Asia: Japan -2.1% to 20112. Hong Kong -3.2% to 25236. China +2.4% to 3776. India +0.4% to 28209.
Europe: London -0.5%. Paris -1.2%. Frankfurt -1.3%.
Futures: Dow -0.7%. S&P -0.6%. Nasdaq -0.8%. Crude -4.3% to $54.49. Gold flat at $1164.
Ten-year Treasury Yield -8 bps to 2.3%
8:30 US Consumer Spending
9:45 PMI Services Index
10:00 Labor market conditions
10:00 ISM Non-Manufacturing Index
Key earnings after the close
U.S. stock futures fell on Monday after Greeks resoundingly rejected creditors’ conditions for further financial aid, pushing their country closer to bankruptcy and a potential exit from the eurozone. Traders across the globe were greeted with a sea of red overnight after 61% of Greeks voted ‘No’ in a referendum asking them to accept an international creditor proposal that would have included more austerity reforms. A couple of emergency meetings are now in the works, including an ECB gathering to discuss emergency liquidity assistance and a meeting between Angela Merkel and Francois Hollande that will review the eurozone’s response to the vote. Meanwhile, Finance Minister Yanis Varoufakis has indicated that he is stepping down from his post due to heavy pressure from Greece’s European partners.
Shanghai bucked the weak overnight trend, gaining over 2.4% due to a salvo of fresh support measures. Over the weekend, China’s biggest brokerage firms unveiled a government-endorsed plan to buy at least 120B yuan ($19.3B) of shares, while Beijing suspended IPOs until further notice. About $2.7T in market value has evaporated since the Chinese stock market peaked on June 12. That is six times Greece’s entire foreign debt, or 11 years of Greek economic output.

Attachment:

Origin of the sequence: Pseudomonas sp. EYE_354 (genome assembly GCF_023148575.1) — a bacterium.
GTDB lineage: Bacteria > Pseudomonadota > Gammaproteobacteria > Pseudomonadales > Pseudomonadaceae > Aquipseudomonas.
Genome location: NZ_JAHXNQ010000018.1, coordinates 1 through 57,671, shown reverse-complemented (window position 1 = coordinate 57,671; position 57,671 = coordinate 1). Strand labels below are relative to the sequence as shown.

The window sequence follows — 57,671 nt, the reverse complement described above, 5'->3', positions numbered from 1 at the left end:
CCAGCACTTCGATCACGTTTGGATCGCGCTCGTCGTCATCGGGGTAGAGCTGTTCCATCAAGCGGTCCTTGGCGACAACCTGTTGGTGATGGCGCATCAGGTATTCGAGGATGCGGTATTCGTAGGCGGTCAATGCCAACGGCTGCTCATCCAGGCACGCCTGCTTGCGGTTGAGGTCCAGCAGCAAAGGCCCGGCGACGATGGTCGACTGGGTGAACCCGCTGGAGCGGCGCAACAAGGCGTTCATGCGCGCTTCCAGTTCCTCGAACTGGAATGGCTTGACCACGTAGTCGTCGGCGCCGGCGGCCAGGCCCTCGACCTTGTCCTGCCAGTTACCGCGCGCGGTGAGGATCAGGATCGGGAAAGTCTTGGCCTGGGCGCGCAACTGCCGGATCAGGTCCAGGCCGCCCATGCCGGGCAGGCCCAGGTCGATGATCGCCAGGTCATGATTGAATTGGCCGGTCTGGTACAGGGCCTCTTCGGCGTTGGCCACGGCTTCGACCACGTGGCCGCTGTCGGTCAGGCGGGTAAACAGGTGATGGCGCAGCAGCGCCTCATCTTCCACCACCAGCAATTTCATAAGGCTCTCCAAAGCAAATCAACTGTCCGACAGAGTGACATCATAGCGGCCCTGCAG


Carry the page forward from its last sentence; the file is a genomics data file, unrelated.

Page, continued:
Key elements of a nuclear accord between Iran and six world powers fell further into place on Sunday, but U.S. Secretary of State John Kerry warned there were more sticking points that may scuttle the deal. “We are not yet where we need to be on several of the most difficult issues,” said Kerry, stating he would walk away from negotiations if the problems were not resolved by Tuesday. Should sanctions be lifted, Iran would double its oil exports to 2.3M barrels a day, multiplying the tensions in the world’s sensitive oil markets.
The Philippines has confirmed a second case of the deadly MERS virus, in a man who showed symptoms after traveling last month to the Middle East. While isolated cases around Asia have cropped up in the past, South Korea has experienced the largest outbreak outside Saudi Arabia. Nearly 180 Koreans have been infected and 27 have died from the virus since mid-May.
After weeks of frenzied health insurer merger talks, Aetna (AET) has agreed to buy Humana (HUM) for about $37B, or about $230 per share. The deal will see Humana shareholders receive $125 in cash and 0.8375 Aetna shares for each share held, representing a premium of 23% from July 2nd’s close. Following the merger, Aetna shareholders will own about 74% of the combined company.
Ant Financial, the financial services affiliate of Alibaba (BABA), has closed a private placement of shares that values it at more than $50B, Globes reports. The so-called Series A round of financing was led by the National Social Security Fund of China, one of the country’s biggest state funds. While a timetable has not yet been revealed for the company’s public listing, Jack Ma has suggested that any IPO would most likely take place in China’s capital markets.